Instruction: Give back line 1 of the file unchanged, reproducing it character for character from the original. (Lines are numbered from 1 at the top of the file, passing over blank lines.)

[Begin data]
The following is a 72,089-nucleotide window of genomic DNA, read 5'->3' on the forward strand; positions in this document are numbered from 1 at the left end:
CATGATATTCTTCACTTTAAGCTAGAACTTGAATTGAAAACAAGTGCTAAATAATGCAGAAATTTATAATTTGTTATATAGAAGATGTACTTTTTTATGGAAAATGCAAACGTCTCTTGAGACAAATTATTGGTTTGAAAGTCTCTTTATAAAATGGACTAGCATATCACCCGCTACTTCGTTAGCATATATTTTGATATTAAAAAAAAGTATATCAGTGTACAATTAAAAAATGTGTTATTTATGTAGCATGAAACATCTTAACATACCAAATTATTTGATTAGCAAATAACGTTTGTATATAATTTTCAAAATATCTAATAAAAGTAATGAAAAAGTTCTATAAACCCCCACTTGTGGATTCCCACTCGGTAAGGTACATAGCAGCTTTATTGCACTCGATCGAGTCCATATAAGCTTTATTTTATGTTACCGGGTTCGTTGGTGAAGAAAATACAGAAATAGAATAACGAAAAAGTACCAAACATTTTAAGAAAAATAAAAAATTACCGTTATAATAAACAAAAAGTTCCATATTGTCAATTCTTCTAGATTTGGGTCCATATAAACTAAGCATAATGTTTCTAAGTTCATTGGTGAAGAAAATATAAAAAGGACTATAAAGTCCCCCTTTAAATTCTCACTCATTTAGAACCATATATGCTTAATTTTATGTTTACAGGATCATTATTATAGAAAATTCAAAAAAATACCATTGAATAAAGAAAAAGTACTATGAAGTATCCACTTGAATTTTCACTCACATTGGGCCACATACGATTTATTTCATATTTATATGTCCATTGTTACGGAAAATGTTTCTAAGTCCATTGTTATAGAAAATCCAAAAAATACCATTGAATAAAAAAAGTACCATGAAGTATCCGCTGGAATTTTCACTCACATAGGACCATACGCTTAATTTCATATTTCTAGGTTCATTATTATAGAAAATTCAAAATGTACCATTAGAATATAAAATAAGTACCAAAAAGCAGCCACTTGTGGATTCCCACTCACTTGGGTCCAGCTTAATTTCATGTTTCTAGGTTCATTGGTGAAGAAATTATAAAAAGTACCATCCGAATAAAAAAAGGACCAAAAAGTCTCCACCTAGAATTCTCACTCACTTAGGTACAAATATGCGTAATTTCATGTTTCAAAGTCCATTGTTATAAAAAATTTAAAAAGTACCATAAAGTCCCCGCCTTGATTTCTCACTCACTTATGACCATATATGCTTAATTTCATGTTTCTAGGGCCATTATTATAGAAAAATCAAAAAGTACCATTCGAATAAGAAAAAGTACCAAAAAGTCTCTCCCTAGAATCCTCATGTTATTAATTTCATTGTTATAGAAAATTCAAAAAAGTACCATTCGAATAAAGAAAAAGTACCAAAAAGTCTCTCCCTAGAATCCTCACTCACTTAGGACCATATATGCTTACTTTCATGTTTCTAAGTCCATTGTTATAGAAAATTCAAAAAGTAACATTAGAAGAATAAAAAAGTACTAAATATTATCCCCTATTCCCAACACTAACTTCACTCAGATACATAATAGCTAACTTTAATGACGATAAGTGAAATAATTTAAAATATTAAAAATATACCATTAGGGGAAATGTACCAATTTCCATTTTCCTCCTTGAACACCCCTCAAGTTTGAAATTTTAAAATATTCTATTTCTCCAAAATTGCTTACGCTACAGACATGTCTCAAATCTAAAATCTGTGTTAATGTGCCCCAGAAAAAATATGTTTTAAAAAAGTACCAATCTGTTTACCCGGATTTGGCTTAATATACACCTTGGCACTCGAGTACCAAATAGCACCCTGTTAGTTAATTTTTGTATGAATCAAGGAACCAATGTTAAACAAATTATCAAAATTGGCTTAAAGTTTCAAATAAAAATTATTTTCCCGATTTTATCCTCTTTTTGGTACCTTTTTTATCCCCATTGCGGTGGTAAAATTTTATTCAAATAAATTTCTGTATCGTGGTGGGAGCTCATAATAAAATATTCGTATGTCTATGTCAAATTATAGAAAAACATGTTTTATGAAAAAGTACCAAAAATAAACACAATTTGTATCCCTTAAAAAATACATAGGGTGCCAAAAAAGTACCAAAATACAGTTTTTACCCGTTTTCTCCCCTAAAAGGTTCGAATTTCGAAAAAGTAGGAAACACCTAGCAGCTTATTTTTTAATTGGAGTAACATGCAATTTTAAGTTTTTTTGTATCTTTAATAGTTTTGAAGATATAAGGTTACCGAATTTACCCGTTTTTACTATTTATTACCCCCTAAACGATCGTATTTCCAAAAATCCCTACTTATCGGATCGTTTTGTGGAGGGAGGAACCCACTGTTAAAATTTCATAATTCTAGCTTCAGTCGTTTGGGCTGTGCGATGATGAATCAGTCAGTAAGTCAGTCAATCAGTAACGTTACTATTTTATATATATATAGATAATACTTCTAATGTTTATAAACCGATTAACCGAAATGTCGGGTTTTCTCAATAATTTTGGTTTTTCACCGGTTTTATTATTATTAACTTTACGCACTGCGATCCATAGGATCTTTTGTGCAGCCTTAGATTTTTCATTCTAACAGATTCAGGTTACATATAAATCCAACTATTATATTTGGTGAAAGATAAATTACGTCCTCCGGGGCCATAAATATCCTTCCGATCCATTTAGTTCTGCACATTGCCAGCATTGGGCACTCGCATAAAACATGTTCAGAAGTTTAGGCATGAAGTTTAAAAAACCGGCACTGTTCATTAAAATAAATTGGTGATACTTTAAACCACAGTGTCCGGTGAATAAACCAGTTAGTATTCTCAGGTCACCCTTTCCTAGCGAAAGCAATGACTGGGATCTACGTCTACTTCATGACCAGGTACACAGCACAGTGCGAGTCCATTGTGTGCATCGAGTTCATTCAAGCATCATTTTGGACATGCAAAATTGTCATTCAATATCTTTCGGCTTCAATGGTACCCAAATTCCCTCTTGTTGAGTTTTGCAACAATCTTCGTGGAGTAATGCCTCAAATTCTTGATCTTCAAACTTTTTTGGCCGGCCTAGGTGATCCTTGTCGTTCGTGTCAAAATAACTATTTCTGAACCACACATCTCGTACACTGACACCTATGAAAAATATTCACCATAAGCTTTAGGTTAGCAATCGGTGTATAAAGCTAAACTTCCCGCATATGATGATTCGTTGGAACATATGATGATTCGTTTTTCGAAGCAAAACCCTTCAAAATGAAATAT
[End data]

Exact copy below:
The following is a 72,089-nucleotide window of genomic DNA, read 5'->3' on the forward strand; positions in this document are numbered from 1 at the left end: